Psalm 49 gives us much to chew on this week–‘Be not afraid when a man becomes rich, when the glory of his house increases.  For when he dies he will carry nothing away; his glory will not go down after him.  For though, while he lives, he counts himself blessed…’ (vs. 16-18).  Blessing himself?  What gives here?

Our psalmist seems to allude to rich folk congratulating themselves, blessing numero uno for how lucky they are.  Clever and industrious.  How much they’ve gotten away with.  But not only those rolling in the dough.  Could be any one of us.  As in me, I and myself.  Really?

Yes…as in taking credit where none is due.  Smarty-pants being overly eager to get ahead.  Eyes too squarely on the ball.  My selfish priorities lining up like ducks in a row.  But what’s missing?  Something’s left out.  You know.

Psalm 49:15 shows its hand–‘But God…’–giving the Lord credit as it’s all due Him.  Being grateful and humble.  Not grabbing the headlines, or hoarding and craving those pats on the back.  After all, pride cometh before…well, you know.  I’d rather not be Humpty Dumpty!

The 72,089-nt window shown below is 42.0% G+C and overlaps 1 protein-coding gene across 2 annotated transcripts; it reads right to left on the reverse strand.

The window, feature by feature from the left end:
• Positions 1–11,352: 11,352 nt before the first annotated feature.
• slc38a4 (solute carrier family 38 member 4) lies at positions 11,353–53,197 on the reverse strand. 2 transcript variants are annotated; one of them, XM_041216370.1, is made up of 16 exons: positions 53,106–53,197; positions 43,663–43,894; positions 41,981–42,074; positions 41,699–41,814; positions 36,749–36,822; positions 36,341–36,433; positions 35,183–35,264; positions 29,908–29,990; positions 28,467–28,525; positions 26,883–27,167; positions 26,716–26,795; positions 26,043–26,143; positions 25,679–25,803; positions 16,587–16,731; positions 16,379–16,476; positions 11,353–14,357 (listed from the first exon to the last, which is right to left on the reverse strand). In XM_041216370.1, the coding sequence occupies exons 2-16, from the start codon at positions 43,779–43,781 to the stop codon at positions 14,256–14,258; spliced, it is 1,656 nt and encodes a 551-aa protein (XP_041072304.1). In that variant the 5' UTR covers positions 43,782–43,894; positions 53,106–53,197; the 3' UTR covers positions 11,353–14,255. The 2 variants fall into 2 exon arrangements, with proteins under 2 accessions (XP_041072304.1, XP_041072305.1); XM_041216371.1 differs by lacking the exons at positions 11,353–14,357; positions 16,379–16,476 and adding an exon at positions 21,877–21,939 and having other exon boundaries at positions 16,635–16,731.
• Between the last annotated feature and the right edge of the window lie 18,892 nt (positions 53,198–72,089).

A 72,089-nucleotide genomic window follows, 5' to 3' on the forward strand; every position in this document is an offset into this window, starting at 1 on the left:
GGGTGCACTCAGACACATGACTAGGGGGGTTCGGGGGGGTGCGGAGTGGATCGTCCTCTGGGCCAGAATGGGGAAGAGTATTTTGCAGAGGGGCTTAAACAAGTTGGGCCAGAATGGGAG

And what happens to those who bless themselves?  Rarely get what they seek.  Accolades elude them.  Unsatisfied malcontents.  Down in the dumps.  Powerful yet pooped out all at the same time.

I wonder how it would be if our praise goes more to the Lord Jesus than anyone or anything else?  Giving Him well-deserved credit.  How would that be?

Let’s give it the old college try.  Pep rally songs and all our thanks to Him!

Thank you, Lord Jesus, for everything.  Amen. 

NEGATIVITY WHAT? James 3: 1-12

I’ve heard that each of us possesses a ‘negativity bias’.  A what?  It’s a tendency to be more adversely affected by bad words or events than good, positive ones.  One critical comment about my morning sermon and all the good ones (if there are any–see what I mean?!) get tossed out the window.  That wisecrack gets carried home.  Complimentary ones rarely make it to the driveway.